“My” plane coming in from Frankfurt-Hahn
I took Ryanair from Oslo-Torp to Frankfurt-Hahn and therefore, the plane was a brandnew Boeing 737-800. While sitting next to a window and putting the GPS on the armrest, I had enough reception during the entire flight and could always see where we were.
The picture above shows the data view of the GPS. You can see (bottom) that the plane is travelling at a speed of 824 km/h at the cruising altitude of 37820 feet, which is roughly 11.5 kilometres. The “Distance to destination” (i.e. Frankfurt-Hahn; top left) is 546 kilometers and the estimated time of arrival (ETA) was 18:02.
Much more interesting however, was the map view. Here I could see where exactly on the map we were. This helped while being above Denmark to recognize the Danish coastline and parts of the German island of Sylt. Later, above Hamburg there were too many clouds, so nothing of the city was visible.
Back at home, I put the data from the GPS into my laptop. Since the GPS logs the position every second, you can follow the entire trip. Unfortunately, I had totally forgotten to switch off the GPS during final approach and landing ( ;-) ), which made it possible to even see at which speed we touched down on the runway. Very interesting data.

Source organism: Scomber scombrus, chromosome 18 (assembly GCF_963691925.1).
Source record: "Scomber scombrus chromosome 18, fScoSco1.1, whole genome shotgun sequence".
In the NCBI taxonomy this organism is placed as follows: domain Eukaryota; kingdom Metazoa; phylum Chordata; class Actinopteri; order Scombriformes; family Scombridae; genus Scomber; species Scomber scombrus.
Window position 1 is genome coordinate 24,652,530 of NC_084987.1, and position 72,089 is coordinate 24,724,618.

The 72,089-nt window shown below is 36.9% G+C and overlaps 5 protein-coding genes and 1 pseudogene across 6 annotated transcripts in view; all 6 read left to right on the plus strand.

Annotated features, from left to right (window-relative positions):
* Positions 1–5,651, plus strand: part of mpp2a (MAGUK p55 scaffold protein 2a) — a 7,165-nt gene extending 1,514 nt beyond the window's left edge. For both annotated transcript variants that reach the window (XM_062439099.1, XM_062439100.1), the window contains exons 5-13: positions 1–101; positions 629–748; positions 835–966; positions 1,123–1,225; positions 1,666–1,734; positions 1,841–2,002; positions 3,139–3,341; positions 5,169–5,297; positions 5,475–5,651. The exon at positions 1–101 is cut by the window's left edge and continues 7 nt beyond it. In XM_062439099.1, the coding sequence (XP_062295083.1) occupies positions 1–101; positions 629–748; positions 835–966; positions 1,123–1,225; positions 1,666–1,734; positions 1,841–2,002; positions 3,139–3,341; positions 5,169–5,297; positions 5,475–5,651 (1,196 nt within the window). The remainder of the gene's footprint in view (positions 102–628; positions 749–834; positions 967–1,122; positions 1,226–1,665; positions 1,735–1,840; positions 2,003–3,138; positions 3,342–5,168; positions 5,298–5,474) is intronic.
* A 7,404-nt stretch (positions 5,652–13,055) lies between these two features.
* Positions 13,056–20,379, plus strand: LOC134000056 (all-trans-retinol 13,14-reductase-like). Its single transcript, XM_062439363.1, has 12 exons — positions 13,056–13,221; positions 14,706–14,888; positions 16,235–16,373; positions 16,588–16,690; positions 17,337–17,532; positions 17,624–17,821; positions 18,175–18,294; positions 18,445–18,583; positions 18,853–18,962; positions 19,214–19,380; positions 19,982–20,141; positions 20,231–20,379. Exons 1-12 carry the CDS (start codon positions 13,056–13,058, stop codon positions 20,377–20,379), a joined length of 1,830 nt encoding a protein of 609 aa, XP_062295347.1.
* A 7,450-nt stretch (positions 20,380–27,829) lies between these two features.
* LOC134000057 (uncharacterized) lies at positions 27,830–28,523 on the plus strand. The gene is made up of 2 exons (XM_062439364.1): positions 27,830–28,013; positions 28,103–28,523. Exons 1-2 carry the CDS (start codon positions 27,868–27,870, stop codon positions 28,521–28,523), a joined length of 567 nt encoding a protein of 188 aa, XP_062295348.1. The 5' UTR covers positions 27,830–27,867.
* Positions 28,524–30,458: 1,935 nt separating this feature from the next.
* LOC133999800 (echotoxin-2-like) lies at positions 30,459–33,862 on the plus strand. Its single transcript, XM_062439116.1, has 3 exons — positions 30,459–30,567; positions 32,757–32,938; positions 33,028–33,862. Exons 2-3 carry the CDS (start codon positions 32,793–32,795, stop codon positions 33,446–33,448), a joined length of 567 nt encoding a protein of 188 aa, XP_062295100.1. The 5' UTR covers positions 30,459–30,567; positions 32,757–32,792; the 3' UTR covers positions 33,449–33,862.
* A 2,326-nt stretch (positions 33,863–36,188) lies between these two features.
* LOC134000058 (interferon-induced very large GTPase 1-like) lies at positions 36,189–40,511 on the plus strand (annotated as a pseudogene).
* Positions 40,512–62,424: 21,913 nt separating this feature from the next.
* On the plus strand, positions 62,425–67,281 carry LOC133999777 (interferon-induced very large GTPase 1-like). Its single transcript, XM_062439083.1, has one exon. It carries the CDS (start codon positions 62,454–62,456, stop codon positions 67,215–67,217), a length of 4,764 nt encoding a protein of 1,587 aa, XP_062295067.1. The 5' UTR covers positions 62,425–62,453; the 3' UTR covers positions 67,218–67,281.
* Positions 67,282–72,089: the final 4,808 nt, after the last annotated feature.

On the flight back, I took SAS from Frankfurt/Main airport and only got a seat in the corridor, which made it impossible for the GPS to receive anything. This personal GPS on the plane is definitely something I don’t want to miss in the future.
Last Saturday, I went very spontaneously cross-country skiing with some friends. We were four in total and our destination was UllevÃ¥lseter, a small cottage just outside of Oslo. Since we were all beginners (except for the Norwegian guy), we did not know whether we would actually make it there.
Just outside of Oslo